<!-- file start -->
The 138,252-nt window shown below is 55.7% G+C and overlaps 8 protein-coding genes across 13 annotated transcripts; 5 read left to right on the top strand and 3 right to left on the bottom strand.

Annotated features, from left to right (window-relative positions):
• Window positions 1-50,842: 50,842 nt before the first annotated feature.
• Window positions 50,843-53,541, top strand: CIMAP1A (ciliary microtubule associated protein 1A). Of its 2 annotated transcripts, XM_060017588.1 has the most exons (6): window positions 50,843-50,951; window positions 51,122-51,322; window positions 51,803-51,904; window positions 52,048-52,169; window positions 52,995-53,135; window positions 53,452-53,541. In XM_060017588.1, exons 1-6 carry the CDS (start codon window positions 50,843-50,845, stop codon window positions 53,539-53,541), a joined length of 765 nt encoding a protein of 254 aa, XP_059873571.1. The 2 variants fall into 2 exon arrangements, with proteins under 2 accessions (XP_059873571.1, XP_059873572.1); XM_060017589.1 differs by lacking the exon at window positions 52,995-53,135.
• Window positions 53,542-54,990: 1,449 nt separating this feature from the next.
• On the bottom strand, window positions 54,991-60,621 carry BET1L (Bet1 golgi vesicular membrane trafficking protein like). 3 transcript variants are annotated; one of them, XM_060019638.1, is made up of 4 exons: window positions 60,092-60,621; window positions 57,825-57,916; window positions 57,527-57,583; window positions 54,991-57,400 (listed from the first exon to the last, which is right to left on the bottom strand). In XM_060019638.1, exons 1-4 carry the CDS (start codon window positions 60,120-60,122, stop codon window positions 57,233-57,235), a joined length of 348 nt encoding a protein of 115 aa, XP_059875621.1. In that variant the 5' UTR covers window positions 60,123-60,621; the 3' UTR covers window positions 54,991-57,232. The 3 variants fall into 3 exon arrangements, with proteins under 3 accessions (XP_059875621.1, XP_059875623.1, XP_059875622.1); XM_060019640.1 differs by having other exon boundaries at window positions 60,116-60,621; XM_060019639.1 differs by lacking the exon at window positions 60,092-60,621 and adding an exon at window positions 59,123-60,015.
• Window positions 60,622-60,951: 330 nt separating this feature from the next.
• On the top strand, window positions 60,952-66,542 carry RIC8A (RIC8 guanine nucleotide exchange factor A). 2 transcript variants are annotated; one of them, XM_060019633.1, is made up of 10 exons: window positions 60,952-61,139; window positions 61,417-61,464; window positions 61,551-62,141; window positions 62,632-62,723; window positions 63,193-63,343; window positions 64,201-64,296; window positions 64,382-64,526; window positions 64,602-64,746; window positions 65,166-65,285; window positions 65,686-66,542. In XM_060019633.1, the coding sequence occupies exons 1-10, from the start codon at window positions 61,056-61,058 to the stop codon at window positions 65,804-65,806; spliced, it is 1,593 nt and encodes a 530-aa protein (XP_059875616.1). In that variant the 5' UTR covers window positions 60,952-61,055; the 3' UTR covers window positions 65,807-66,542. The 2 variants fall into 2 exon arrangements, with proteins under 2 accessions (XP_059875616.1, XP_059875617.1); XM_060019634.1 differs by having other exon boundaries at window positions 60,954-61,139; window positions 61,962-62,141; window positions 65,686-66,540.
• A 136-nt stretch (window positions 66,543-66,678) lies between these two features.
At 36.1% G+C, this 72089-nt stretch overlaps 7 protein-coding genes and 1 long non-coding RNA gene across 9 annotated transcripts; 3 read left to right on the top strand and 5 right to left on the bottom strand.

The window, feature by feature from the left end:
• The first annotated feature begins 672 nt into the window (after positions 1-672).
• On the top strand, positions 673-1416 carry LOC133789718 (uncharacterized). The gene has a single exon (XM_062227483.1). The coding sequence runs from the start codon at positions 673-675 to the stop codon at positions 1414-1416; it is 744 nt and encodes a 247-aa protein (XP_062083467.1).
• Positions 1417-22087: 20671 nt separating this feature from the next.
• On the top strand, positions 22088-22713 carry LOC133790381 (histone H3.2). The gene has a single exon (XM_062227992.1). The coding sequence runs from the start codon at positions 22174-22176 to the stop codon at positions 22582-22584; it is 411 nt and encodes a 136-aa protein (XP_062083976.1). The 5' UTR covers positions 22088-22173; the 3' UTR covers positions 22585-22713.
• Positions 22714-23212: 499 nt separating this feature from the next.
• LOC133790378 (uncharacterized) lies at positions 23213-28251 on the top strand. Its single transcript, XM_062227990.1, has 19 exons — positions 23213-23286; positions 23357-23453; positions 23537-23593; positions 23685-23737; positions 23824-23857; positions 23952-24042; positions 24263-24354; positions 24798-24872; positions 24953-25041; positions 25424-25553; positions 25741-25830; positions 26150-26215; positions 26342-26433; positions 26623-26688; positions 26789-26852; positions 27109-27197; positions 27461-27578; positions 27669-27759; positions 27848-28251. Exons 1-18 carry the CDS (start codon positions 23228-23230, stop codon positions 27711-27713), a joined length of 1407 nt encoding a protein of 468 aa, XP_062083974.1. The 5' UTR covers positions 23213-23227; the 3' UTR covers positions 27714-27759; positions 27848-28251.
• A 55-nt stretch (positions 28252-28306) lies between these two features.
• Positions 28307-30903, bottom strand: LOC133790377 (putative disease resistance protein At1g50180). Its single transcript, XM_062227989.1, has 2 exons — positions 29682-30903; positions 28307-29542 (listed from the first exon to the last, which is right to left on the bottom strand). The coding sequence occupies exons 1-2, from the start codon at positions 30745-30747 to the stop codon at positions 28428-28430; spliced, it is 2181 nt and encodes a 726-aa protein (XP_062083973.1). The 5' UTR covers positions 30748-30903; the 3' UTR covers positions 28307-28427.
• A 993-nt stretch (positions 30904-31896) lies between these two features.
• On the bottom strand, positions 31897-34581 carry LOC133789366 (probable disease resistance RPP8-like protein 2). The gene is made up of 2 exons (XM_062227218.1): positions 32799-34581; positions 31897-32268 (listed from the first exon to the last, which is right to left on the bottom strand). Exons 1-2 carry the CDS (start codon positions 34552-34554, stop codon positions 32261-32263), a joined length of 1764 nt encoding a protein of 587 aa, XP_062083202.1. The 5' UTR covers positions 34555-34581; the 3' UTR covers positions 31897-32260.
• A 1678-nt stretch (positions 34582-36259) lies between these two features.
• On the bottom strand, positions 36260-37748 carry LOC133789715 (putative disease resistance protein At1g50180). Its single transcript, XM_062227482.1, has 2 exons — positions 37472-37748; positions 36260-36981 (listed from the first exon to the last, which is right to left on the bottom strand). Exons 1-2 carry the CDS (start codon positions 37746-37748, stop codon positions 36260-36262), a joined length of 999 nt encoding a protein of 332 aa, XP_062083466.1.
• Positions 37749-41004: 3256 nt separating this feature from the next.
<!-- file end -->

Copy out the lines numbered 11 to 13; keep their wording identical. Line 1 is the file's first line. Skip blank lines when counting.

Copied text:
The window, feature by feature from the left end:
• The first annotated feature begins 672 nt into the window (after positions 1-672).
• On the top strand, positions 673-1416 carry LOC133789718 (uncharacterized). The gene has a single exon (XM_062227483.1). The coding sequence runs from the start codon at positions 673-675 to the stop codon at positions 1414-1416; it is 744 nt and encodes a 247-aa protein (XP_062083467.1).